Avon woman dies skiing at Beaver Creek | VailDaily.com
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Avon woman dies skiing at Beaver Creek

Geraldine Haldner

Tracy Simpson of Avon was pronounced dead at the Vail Valley Medical Center shortly after 1 p.m.

Eagle County Coroner Donna Barnes said Simpson suffered a “fracture at the base of the skull” and was in cardiac arrest when she arrived at the hospital.

“(Paramedics) tried to resuscitate her several times, because she was so young,” Barnes said Monday evening. “We think she suffered a basal skull fracture, but we won’t know for sure until the autopsy,” Barnes said, adding that a fracture at the back of the neck, like the one suffered by Simpson, is caused “when the head is suddenly thrown back, like in a car collision.”



“Sometimes they are fatal and sometimes they are not,” Barnes said.

Simpson, described to deputy coroner Kara Bettis as “a very good skier and an aggressive skier,” was wearing a helmet at the time of the accident.



Eagle County Detective Sergeant Mike McWilliam said ski patrolmen responded to the scene near the Bachelor Gulch Express lift, or Chair 16, at 12:39 p.m. Apparently Simpson, who had been skiing with her husband all morning, was out of his sight just prior to the accident.

They were skiing down Bucksaw, a beginner’s run leading from the top of the Bachelor Gulch Express to the new Ritz-Carlton, Bachelor Gulch. The run was groomed at the time of the accident, McWilliam said.

“My understanding is that no one saw her hitting the tree,” he said.



Simpson, who stood about 5 foot, 6 inches and weighed about 110 pounds, was found “leaning up against a tree on the edge of the run.”

McWilliam said Simpson was rushed down the mountain, then transported by ambulance to the hospital, where she was pronounced dead at 1:34 p.m. Bettis said Simpson’s husband was at her side.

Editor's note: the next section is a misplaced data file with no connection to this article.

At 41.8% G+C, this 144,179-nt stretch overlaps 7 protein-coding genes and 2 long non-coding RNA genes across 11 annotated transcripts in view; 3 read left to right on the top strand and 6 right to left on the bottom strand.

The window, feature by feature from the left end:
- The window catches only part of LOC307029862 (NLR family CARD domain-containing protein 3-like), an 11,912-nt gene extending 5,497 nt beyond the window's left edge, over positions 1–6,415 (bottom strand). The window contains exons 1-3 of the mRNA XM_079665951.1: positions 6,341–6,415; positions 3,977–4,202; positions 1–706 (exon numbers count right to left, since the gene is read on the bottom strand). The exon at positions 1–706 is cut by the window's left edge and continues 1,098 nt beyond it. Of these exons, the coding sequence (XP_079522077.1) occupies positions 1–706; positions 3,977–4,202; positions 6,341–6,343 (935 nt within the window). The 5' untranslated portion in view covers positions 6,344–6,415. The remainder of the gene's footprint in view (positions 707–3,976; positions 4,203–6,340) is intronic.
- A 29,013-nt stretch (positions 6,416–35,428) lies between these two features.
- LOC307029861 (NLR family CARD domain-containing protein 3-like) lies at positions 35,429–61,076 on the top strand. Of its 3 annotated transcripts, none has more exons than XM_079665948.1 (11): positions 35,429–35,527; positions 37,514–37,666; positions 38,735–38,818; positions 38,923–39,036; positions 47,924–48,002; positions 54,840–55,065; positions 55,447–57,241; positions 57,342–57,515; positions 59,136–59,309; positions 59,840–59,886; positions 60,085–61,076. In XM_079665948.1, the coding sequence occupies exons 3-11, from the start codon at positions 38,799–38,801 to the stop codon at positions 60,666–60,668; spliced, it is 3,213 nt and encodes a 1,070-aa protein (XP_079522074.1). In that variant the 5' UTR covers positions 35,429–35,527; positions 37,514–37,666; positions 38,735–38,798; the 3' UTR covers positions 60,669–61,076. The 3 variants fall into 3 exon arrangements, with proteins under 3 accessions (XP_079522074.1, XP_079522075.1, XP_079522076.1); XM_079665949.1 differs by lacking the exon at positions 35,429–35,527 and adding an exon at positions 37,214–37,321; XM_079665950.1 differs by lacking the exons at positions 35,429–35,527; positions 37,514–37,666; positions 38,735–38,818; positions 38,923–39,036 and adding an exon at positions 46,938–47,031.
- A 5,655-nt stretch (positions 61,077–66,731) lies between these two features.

Bettis refused to release the husband’s name or any further details. Simpson’s parents, who live in Phoenix, were notified Monday afternoon, she said.

An autopsy to determine the exact cause of death will be performed today or Wednesday. In accordance with the dead woman’s wishes, hospital staff Monday removed her corneas, skin and other tissue, to be donated to others. “We can’t use her organs, only tissue, because she did not have a beating heart when she arrived at the hospital,” Barnes said.

According to a brief press release issued by Beaver Creek Resort Monday, “the Vail Resorts family extend our deepest sympathy and support to the family and friends of the young woman.”

Last winter, 16 skiers died on Colorado slopes, a record dating back to 1963 and the inception of Colorado Ski Country USA, which keeps track of skiing-related fatalities. Ten of those 16 people suffered a fatal injury after skiing into trees. Beyond that common thread, however, ski area officials say there’s little that appears to link the deaths. Ski Country USA does not track health-related deaths, or fatalities that occurred outside ski area boundaries. Ages of the victims ranged from 7 to 65; they were skiing on beginner to expert runs. Most were not wearing helmets, but at least one man – who died of head injuries – was wearing one.

Six of the 16 deaths last winter occurred at Vail Resorts-owned ski areas, among them one at Vail, two at Breckenridge and three at Keystone. The last skier to die on Beaver Creek Mountain, however, was in the spring of 2000.

This winter, Simpson is the second victim of a skiing or snowboarding accident on Colorado’s slopes. On Nov. 10, at Loveland Ski Area, ski patrollers found a 23-year-old Aurora man dead on the slopes, entangled in a boundary marker rope,

Simpson’s is the sixth fatality, however, at Colorado ski areas since ski resorts opened last month. On Nov. 14, a 65-year-old Denver man died of an apparent heart attack at Keystone, and 10 days later, a Winter Park employee died of a seizure after falling off a chairlift. On Nov. 26, a Keystone employee, 28, drowned in a snowmaking shelter; and Thursday, a 22-year-old Air Force Academy cadet died of an apparent heart attack climbing in Keystone’s Outback area.

Jane Stebbins and Jane Reuters of the Summit Daily News contributed to this report. Geraldine Haldner covers Vail, Minturn and Red Cliff. She can be reached at 949-0555, ext. 602, or at ghaldner@vaildaily.com.


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